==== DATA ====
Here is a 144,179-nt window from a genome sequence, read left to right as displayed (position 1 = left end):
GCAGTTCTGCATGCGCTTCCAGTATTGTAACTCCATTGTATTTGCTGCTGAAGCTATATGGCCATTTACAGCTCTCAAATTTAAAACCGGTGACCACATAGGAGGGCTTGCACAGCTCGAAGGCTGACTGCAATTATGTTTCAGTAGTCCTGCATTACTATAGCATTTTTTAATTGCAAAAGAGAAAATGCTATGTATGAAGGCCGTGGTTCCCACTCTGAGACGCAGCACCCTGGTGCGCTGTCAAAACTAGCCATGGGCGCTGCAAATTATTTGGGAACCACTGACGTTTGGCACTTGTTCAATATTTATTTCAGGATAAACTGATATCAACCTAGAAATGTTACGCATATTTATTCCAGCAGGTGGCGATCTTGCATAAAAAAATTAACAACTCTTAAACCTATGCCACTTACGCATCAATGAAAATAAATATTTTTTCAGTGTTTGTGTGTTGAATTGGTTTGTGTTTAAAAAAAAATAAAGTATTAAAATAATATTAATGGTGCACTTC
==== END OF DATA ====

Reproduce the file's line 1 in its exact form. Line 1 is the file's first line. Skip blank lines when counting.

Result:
Here is a 144,179-nt window from a genome sequence, read left to right as displayed (position 1 = left end):